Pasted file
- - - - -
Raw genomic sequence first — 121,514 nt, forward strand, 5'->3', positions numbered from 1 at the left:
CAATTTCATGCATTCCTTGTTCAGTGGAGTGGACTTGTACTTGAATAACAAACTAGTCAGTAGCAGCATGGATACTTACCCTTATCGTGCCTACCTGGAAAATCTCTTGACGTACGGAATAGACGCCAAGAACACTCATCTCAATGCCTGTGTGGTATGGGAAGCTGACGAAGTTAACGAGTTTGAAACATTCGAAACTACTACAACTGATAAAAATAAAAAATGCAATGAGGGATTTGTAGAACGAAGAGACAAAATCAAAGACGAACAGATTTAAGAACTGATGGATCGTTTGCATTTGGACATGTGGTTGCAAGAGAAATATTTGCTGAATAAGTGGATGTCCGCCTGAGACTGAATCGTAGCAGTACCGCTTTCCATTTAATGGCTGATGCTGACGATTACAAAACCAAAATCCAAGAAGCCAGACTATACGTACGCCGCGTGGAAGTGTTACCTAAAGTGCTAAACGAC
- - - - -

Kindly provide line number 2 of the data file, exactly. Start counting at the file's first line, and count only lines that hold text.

CAATTTCATGCATTCCTTGTTCAGTGGAGTGGACTTGTACTTGAATAACAAACTAGTCAGTAGCAGCATGGATACTTACCCTTATCGTGCCTACCTGGAAAATCTCTTGACGTACGGAATAGACGCCAAGAACACTCATCTCAATGCCTGTGTGGTATGGGAAGCTGACGAAGTTAACGAGTTTGAAACATTCGAAACTACTACAACTGATAAAAATAAAAAATGCAATGAGGGATTTGTAGAACGAAGAGACAAAATCAAAGACGAACAGATTTAAGAACTGATGGATCGTTTGCATTTGGACATGTGGTTGCAAGAGAAATATTTGCTGAATAAGTGGATGTCCGCCTGAGACTGAATCGTAGCAGTACCGCTTTCCATTTAATGGCTGATGCTGACGATTACAAAACCAAAATCCAAGAAGCCAGACTATACGTACGCCGCGTGGAAGTGTTACCTAAAGTGCTAAACGAC